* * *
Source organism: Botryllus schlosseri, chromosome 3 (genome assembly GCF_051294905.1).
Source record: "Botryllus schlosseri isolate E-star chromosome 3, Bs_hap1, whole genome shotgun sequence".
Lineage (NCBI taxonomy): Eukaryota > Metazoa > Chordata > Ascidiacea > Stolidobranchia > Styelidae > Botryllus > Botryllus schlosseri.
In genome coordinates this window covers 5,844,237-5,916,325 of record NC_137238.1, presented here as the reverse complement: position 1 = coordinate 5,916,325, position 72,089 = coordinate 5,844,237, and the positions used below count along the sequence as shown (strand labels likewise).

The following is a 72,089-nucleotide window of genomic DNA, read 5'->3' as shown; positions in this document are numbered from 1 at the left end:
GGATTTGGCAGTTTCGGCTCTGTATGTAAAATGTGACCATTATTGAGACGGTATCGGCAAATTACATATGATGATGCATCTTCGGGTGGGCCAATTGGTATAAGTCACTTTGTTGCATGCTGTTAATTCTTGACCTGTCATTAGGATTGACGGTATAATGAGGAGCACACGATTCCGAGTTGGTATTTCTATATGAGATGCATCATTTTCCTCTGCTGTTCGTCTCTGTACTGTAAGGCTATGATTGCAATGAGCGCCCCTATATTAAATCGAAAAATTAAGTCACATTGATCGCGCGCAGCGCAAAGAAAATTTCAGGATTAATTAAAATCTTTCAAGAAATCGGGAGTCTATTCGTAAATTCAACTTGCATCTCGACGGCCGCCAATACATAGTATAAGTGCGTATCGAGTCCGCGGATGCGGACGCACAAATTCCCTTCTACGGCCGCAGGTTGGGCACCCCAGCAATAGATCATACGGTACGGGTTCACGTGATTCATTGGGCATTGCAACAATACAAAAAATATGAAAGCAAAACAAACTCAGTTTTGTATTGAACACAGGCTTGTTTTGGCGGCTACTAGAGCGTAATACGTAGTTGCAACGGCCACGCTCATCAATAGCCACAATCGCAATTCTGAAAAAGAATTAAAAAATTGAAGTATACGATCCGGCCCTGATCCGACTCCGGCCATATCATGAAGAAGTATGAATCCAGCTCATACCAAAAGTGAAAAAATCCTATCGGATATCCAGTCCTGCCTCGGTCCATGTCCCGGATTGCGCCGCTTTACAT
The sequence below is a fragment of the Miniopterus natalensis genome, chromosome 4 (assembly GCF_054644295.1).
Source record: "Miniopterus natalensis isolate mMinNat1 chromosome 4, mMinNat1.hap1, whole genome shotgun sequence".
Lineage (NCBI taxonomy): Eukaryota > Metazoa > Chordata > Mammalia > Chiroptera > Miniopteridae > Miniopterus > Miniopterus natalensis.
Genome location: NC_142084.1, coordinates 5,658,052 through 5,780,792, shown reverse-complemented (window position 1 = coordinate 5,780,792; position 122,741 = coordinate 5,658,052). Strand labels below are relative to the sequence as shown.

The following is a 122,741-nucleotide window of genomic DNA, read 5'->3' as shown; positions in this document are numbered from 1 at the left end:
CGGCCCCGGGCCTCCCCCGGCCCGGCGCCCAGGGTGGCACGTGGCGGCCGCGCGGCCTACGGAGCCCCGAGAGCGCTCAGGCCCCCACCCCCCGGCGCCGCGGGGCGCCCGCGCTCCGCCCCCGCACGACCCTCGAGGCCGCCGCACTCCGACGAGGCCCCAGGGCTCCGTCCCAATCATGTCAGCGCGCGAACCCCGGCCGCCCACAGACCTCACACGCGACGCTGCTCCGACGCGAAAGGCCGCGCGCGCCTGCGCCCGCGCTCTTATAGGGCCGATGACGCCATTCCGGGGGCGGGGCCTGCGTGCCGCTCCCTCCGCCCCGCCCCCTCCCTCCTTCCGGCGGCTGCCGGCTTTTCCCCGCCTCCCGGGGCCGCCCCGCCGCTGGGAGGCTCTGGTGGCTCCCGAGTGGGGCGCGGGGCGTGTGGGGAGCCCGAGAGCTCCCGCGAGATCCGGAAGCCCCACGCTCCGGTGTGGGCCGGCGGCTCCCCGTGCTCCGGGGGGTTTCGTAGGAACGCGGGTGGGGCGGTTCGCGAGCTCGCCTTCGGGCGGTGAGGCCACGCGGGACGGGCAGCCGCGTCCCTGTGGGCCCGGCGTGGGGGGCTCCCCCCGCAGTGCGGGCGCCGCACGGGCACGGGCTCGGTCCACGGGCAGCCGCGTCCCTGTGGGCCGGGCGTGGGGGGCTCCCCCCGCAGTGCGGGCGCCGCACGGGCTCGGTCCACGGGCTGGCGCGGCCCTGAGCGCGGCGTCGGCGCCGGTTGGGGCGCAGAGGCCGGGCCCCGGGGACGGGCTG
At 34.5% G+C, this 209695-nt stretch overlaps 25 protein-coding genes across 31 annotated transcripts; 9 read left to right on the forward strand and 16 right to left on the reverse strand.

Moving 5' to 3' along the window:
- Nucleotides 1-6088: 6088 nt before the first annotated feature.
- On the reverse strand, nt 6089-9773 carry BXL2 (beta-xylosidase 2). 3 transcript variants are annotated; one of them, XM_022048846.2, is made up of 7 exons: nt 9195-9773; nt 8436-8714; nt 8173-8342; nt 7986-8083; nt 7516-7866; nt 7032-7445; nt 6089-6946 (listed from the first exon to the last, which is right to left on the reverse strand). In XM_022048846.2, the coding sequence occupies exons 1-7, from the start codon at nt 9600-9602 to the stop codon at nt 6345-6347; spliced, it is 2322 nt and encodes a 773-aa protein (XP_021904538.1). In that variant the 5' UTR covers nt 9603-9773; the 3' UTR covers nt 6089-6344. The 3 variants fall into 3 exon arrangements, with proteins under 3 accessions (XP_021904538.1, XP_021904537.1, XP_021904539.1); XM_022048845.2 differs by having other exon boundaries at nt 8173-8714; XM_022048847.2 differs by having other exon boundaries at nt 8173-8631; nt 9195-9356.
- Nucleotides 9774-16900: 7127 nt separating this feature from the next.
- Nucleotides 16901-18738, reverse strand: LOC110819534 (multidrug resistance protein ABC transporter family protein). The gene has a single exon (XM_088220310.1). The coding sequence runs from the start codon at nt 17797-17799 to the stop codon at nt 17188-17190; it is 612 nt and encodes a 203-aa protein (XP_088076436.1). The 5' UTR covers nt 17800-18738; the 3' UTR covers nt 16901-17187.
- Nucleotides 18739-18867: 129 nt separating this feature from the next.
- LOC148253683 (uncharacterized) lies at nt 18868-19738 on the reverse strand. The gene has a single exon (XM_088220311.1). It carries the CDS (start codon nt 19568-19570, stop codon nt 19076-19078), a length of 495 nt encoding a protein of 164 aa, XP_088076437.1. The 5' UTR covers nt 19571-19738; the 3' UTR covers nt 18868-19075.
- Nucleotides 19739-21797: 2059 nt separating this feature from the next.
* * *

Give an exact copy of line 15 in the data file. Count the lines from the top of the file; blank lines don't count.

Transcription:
- Nucleotides 1-6088: 6088 nt before the first annotated feature.